Sorry, a few of the stories were missing from where I got this copy.
The Korean entertainment in 2010 was marked by the surge of the popularity of K-pop and Korean films advancing in the international arena.
However, the K-pop music scene was rocked by controversies, including the issues surrounding popular boy bands TVXQ, 2PM and SS501.
Here are the top 10 stories that have made significant impact in the Korean entertainment last year.
1. TVXQ/JYJ – The controversy involving top K-pop boy band TVXQ started in 2009 and continued in 2010. After Xiah Junsu, Micky Yoochun and Youngwoong Jaejoong sued SM Entertainment to void their exclusive contracts with the agency in 2009, the three focused on their career in Japan and established their own group, JYJ. But after a successful run in Japan, Avex, JYJ’s Japanese agency, announced in September that it would stop JYJ’s activities in Japan. JYJ then released their first English album, “The Beginning,” in October and embarked on a world tour including performing in the United States. SM Entertainment, on the other hand, announced that the remaining members of TVXQ, Yunho and Changmin, would be coming back and the two would use the name TVXQ, a move that did not sit well with some fans. While the idea of uniting all the members of TVXQ is now elusive, fans are hoping that one day, TVXQ will be back with the original five members performing as one.
2. Jay Park and 2PM – Another controversy that rocked the K-pop industry was the ouster of rapper and bboy Jay Park (aka Park Jaebum) as leader of boy band 2PM. On February 25, JYP Entertainment announced that it was terminating Jay from 2PM. This angered fans who wanted the agency to explain the real reason it decided to oust Jay. A conference between JYP representatives, 2PM members and fans was held on Feb. 27, where 2PM members admitted that they all agreed to terminate Jay from the group. In March, Jay posted a viral video on YouTube that started his trek back to the K-pop industry. In April, Jay announced that he would be starring in “Hype Nation,” his first movie. With the help of many people, including Ned Sherman, who became Jay’s lawyer for his activities, Jay successfully came back to South Korea in June and launched his solo career. Despite parting ways with 2PM, Jay repeatedly said that he still loves 2PM members.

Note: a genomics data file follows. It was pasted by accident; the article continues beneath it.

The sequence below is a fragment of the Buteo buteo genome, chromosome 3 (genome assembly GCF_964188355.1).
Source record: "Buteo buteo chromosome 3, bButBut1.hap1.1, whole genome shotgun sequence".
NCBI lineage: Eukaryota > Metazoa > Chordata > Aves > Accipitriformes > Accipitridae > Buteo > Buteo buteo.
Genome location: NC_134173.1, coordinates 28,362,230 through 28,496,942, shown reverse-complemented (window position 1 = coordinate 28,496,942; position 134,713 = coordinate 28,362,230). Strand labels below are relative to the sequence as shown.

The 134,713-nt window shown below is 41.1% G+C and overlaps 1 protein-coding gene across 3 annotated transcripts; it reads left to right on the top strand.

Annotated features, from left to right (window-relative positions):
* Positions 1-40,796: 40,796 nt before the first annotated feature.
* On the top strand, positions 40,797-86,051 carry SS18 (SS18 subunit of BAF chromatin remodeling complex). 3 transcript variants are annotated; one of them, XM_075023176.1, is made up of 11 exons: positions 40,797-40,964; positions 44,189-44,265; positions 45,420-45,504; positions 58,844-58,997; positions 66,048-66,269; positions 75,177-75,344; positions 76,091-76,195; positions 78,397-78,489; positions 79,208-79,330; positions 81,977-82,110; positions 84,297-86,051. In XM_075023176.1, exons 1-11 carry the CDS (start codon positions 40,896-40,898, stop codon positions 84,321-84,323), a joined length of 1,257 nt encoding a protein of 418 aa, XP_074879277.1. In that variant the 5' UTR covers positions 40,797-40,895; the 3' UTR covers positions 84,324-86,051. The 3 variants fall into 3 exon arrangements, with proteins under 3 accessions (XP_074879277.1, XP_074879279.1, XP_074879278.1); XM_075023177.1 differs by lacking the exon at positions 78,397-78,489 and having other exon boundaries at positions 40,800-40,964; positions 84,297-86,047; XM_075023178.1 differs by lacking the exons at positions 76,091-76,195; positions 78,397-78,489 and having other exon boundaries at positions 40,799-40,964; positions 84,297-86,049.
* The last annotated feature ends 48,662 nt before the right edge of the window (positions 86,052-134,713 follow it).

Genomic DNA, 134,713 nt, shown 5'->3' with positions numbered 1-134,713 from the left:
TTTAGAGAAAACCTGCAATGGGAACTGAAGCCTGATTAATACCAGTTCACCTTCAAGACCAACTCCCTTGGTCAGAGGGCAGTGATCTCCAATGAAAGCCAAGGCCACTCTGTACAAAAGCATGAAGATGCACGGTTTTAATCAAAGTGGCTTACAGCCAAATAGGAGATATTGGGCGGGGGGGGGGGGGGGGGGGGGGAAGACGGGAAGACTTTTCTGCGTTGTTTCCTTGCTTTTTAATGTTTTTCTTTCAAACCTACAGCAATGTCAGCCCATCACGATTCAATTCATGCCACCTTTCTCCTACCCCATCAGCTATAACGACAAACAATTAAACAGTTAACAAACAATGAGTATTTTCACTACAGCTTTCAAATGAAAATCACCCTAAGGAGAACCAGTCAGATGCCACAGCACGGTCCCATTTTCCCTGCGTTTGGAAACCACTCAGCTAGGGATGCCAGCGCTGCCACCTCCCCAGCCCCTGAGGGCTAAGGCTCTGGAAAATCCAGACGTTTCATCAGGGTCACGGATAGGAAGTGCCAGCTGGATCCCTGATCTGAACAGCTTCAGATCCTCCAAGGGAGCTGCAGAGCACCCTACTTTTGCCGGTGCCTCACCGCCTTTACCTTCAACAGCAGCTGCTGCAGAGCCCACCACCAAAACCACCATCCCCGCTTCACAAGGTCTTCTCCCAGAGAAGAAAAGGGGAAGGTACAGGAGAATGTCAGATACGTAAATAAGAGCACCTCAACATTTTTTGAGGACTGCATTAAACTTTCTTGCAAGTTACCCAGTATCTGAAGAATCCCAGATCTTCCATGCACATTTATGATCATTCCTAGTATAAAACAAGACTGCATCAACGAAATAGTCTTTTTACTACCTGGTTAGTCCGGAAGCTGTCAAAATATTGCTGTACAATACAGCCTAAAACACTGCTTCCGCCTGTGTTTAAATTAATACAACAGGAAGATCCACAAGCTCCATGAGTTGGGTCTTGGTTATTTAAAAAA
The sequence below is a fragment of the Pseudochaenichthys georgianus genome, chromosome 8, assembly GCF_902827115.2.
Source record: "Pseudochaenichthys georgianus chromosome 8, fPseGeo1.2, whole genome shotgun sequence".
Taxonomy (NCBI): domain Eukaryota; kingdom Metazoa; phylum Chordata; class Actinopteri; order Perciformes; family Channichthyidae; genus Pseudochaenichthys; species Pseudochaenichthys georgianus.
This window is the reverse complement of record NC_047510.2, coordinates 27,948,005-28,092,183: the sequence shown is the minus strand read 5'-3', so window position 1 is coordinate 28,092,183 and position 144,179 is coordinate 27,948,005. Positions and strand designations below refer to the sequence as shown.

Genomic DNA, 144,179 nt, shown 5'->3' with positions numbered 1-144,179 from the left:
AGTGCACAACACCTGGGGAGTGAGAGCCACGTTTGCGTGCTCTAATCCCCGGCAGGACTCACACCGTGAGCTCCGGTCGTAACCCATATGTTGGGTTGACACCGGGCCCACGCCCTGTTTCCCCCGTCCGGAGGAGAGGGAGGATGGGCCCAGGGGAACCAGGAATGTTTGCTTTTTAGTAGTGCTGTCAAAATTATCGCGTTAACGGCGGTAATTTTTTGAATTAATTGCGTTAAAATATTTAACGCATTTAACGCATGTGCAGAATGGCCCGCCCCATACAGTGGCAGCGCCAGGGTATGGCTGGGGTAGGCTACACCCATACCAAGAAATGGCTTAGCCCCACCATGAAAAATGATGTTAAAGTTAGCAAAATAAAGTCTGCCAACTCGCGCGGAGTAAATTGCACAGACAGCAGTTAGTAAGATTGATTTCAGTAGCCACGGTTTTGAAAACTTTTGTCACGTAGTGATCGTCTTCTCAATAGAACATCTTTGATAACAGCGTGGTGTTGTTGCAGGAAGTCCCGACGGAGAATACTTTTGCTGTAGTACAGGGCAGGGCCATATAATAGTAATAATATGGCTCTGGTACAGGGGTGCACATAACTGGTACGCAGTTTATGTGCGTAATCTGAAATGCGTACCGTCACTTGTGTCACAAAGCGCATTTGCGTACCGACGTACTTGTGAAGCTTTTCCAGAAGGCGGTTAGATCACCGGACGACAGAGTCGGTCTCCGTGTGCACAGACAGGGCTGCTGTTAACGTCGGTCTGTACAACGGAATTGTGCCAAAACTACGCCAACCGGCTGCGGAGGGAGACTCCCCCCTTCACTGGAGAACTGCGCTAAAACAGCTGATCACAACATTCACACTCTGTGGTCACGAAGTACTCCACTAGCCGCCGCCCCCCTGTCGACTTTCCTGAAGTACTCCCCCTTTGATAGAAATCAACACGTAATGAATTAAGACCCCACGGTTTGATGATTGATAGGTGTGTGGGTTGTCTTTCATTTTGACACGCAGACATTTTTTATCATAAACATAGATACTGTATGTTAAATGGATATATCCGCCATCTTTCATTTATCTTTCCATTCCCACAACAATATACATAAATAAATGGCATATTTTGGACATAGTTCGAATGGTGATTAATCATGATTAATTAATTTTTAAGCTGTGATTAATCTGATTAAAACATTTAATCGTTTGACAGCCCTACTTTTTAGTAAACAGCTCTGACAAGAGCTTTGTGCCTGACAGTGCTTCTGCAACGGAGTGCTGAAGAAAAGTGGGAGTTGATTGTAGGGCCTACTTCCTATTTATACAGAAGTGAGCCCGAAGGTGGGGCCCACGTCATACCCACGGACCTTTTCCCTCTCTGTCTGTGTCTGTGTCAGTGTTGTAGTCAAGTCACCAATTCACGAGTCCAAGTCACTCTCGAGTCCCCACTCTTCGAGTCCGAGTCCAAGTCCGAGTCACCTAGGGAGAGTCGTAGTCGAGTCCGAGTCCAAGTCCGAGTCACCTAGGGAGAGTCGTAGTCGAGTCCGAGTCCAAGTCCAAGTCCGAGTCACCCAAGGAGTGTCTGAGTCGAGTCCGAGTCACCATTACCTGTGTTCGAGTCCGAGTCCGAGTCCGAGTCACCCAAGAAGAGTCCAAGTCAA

3. SS501 – Another boy band that was involved in controversy was SS501, headed by popular actor and singer Kim Hyun Joong. When the boy band’s contract with DSP Entertainment expired in June, members signed up with different agencies. Kim Hyun Joong signed up with KeyEast Entertainment. This worried fans who feared that SS501 would be headed for disbandment. However, the members assured that SS501 will continue as a boy band.
7. Rain’s lawsuit and acquittal – Asian pop star Rain was again swept in a controversy when a Korean-American businessman sued the singer for fraud and breach of contract in the US. Concert promoter Andrew Kim filed a case against Rain to claim $2 million, including $150,000 in alleged gambling debt. The singer and his agency, J. Tune Entertainment, vehemently denied the charges. On the other hand, Rain won a lawsuit last December against an investor regarding his concert in Hawaii in 2007. A Seoul court ordered the businessman to pay Rain close to $900,000.
8. Girls Generation dominates K-pop industry – Nine-member Girls Generation dominated the K-pop industry in 2010 based on album sales and popularity. The girl group won the grand prize in the 25th Golden Disk Awards in addition to numerous awards it received in 2010. Online music site Monkey3 cited Girl Generation’s “Oh” as the No. 1 Best Song in 2010. Hanteo, another online music site, bestowed the 2010 Best Singer Award to Girls Generation. The pop group also became successful in Japan, winning the Best New Artist award in the 52nd Japan Record Awards.
10. Tablo and the Stanford University issue – Hip-hop singer Tablo was swept in a controversy when netizens accused him of faking his Stanford University degree. The online attacks lasted for months. Despite that, the university had issued certifications to prove that the singer was indeed a Stanford graduate. The controversy prompted Tablo to bring a camera crew to Stanford to interview officials and prove once and for all that the allegations were all lies. A police investigation cleared Tablo, and 14 persons were charged with maligning the singer.
Reposted by Rain-Indonesia